Celebrities hanging out together have become quite the artistic muse. A photograph of Richard Nixon and Elvis shaking hands inspired a movie. The urban legend of Michael Jackson, Elizabeth Taylor and Marlon Brando driving out of New York City after the World Trade Center buildings fell was made into a British TV show and short story.
In that vein comes One Night in Miami, the entertaining stage play at Colony Theatre through November 18, imagines a night of February 25 1964, when a young boxer named Cassius Clay won the boxing heavyweight title and celebrated in an Overtown motel room with Sam Cooke, Jim Brown, and Malcolm X. Throughout the course of 90 minutes, audiences are privy to a fictional recounting of Cassius Clay deciding to rename himself Muhammad Ali, Sam Cooke experimenting with writing the song “A Change Is Gonna Come,” Malcolm X wrestling with breaking away from the Nation of Islam, and Jim Brown talking about being a movie star.
At first it is jarring to see the actors cast to play these oh so photographed figures. The actor Jason Delane is stockier than we’re used to seeing Malcolm X, and Kieron Anthony doesn’t look much like Clay. But the cast has strong enough acting chops that a few minutes into the play, the fact that none of the four are dead ringers for their characters is forgotten. Anthony portrays Clay’s famous overconfidence as a mask for uncertainty, Delane has Malcolm X carrying the weight of the world, Esau Pritchett is as quick with a wise crack as Jim Brown. Most impressive is Leon Thomas III as Sam Cooke, whose singing voice and guitar playing pays proper tribute to the soul legend.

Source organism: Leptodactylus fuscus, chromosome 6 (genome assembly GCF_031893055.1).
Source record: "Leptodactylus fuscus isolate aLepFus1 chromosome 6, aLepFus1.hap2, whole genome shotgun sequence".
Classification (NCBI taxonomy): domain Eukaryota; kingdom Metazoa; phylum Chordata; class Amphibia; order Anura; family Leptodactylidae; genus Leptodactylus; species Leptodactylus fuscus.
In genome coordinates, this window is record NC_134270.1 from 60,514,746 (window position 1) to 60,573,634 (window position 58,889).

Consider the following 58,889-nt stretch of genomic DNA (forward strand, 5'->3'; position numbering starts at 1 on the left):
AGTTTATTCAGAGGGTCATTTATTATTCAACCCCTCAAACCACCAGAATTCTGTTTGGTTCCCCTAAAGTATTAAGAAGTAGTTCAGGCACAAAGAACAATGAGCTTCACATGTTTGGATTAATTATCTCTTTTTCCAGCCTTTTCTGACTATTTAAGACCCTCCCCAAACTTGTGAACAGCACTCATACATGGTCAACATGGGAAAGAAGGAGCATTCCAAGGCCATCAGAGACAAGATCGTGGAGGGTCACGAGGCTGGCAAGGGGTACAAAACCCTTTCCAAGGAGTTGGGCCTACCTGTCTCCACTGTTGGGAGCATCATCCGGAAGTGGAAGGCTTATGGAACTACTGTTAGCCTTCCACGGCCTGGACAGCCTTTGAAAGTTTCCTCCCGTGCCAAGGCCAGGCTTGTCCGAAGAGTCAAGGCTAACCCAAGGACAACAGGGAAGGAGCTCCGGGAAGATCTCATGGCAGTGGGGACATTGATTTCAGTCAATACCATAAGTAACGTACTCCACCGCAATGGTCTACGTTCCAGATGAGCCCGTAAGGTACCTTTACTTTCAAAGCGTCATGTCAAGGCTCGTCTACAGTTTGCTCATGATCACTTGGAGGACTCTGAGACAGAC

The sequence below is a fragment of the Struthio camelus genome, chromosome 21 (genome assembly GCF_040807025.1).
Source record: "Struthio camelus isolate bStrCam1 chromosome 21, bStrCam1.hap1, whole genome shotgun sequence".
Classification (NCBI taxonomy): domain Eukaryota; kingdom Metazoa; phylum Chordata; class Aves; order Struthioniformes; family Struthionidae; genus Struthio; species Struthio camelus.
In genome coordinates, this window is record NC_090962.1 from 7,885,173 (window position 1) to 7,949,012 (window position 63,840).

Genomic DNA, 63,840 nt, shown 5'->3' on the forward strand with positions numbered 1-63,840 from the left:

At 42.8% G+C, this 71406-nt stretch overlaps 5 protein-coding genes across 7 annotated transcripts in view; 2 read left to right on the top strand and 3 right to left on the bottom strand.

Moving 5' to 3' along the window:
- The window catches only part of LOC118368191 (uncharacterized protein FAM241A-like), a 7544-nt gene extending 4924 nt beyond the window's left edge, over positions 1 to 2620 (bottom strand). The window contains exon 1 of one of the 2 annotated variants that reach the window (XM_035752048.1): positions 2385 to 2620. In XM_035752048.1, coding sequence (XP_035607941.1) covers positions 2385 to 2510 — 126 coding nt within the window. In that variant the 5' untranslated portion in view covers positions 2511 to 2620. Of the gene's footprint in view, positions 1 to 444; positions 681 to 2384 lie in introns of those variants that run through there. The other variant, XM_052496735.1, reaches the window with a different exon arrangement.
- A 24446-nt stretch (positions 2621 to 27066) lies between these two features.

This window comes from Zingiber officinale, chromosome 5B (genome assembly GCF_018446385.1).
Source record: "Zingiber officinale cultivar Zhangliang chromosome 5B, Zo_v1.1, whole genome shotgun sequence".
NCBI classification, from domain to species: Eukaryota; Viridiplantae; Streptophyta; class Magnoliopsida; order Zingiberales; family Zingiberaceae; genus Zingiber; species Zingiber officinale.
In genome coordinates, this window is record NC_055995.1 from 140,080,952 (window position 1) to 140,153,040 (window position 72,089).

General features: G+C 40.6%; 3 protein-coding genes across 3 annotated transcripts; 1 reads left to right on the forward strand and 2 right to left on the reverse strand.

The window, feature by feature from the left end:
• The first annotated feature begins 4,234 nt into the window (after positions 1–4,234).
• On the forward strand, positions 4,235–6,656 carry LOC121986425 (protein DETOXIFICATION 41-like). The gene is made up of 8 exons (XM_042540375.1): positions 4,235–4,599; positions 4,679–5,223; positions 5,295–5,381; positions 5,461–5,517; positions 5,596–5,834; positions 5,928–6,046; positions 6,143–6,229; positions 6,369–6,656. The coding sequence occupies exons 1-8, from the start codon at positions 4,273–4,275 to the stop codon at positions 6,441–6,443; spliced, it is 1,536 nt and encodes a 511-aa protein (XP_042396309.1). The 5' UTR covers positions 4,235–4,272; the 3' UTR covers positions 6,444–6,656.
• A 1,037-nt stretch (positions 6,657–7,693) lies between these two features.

Those who demand a traditional plot structure might find themselves disappointed. This play is more of a hang, a character study of four of the most famous African-American men of the 20th century spending a night together. Playwright Kemp Powers infuses each of the protagonists with a distinct voice that rings true to what we know about these men. Powers’ dialogue winks at the audience with the fates of these figures, foreshadowing the murders of Sam Cooke and Malcolm X and bringing tragic laughs when Clay tells Brown he’d never play football because it’s too dangerous. Themes like racial identity and artistic integrity pop up, but getting to see the camaraderie and conflict between these four men is the play’s greatest strength.
Beyond the play’s title, Miami itself is not really a central character in the production. With the exception of a mention of the Fontainebleau Hotel and the impressive recreation of the Hampton House Motel where the entirety of the play is set, this story could have taken place anywhere in America. But there is a certain fascination in imagining these four giants being so closeby. And by the end, audiences will be moved to sadness, knowing these four young men are now so far away.
One Night in Miami. Through November 18 at the Colony Theater, 1040 Lincoln Rd., Miami Beach; 305-674-1040; colonymb.org. Tickets cost $35-$60.